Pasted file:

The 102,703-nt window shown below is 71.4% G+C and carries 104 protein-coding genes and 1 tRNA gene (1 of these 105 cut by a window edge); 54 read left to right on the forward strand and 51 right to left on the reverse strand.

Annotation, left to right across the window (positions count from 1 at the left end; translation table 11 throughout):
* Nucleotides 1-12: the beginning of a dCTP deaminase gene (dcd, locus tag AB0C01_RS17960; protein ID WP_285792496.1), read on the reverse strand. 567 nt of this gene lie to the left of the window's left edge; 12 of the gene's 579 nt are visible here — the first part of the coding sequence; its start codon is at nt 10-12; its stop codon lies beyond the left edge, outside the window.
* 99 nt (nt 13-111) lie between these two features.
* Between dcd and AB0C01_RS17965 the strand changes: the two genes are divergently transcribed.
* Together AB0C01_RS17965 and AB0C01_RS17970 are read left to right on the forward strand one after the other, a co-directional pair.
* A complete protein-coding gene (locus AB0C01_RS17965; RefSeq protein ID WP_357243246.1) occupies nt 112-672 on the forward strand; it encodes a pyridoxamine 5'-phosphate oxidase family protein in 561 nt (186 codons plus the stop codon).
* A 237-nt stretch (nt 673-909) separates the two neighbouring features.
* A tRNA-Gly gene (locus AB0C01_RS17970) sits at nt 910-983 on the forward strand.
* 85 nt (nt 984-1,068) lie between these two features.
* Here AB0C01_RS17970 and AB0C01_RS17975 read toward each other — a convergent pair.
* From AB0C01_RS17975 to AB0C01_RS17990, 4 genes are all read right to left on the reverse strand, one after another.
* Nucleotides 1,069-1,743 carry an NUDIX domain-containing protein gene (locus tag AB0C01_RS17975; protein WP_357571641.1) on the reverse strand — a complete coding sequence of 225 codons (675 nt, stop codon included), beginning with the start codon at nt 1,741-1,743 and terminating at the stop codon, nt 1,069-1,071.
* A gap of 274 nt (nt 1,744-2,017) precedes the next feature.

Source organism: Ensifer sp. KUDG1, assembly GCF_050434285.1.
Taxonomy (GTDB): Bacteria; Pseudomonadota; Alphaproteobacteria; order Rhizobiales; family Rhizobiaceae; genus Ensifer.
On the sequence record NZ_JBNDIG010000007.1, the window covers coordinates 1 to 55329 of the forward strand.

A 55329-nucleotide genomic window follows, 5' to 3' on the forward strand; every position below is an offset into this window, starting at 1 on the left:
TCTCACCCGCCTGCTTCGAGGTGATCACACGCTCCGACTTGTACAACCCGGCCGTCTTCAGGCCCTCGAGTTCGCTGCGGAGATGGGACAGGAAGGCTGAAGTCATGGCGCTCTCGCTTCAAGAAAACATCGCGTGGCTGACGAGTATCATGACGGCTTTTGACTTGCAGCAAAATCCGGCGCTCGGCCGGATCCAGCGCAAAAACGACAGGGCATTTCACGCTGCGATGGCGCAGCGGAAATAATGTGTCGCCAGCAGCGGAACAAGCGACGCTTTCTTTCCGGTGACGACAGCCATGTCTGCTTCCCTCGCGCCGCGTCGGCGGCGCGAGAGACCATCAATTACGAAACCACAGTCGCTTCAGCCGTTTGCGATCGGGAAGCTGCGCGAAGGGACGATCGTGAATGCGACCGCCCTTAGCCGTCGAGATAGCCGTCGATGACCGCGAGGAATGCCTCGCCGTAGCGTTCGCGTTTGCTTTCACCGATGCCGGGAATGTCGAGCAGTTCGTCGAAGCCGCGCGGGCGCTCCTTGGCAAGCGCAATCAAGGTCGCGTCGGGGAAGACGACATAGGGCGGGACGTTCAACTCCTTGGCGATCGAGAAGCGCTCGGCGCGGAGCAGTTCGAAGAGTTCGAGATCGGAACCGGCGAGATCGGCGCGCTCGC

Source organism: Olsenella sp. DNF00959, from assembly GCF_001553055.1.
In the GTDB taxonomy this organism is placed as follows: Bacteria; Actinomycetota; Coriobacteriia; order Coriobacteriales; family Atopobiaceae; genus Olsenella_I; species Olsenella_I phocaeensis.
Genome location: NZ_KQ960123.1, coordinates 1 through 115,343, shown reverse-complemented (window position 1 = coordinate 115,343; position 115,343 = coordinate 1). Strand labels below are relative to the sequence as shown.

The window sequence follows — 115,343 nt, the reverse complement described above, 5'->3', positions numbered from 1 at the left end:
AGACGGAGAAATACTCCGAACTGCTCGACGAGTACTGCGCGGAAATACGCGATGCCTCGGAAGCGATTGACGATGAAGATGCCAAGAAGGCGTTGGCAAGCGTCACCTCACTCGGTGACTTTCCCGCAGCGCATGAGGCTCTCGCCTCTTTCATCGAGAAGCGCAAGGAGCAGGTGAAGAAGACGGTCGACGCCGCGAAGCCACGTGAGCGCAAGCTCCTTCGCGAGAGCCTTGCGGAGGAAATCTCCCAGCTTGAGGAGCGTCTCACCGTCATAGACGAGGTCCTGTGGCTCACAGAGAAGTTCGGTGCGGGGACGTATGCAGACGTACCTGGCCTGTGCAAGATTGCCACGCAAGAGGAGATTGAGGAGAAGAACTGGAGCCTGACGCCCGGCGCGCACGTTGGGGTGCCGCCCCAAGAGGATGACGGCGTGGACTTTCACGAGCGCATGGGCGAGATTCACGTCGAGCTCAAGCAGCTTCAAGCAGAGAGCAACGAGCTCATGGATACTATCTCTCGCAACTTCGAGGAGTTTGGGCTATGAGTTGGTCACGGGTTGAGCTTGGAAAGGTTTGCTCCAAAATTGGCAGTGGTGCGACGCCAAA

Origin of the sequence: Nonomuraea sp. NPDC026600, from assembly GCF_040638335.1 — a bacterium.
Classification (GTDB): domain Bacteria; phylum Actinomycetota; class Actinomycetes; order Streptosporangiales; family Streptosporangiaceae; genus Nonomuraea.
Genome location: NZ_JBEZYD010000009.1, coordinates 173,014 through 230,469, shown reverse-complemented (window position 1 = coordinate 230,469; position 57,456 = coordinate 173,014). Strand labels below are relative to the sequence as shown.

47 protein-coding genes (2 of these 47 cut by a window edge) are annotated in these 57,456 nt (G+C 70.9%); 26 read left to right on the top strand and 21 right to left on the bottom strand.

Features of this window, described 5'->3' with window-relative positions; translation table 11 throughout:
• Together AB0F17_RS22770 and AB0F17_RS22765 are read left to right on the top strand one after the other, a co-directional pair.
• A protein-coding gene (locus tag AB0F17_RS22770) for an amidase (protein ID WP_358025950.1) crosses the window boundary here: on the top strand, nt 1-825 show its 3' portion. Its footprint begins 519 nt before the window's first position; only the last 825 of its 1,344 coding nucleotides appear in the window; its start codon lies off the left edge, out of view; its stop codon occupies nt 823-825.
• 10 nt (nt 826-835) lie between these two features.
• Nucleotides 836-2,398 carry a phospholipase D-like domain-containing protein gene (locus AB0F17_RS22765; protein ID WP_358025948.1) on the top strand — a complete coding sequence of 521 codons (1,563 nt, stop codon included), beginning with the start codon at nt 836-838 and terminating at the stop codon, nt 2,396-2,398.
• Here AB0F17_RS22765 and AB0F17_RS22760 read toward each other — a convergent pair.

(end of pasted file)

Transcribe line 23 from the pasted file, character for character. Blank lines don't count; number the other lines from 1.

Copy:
The window sequence follows — 115,343 nt, the reverse complement described above, 5'->3', positions numbered from 1 at the left end: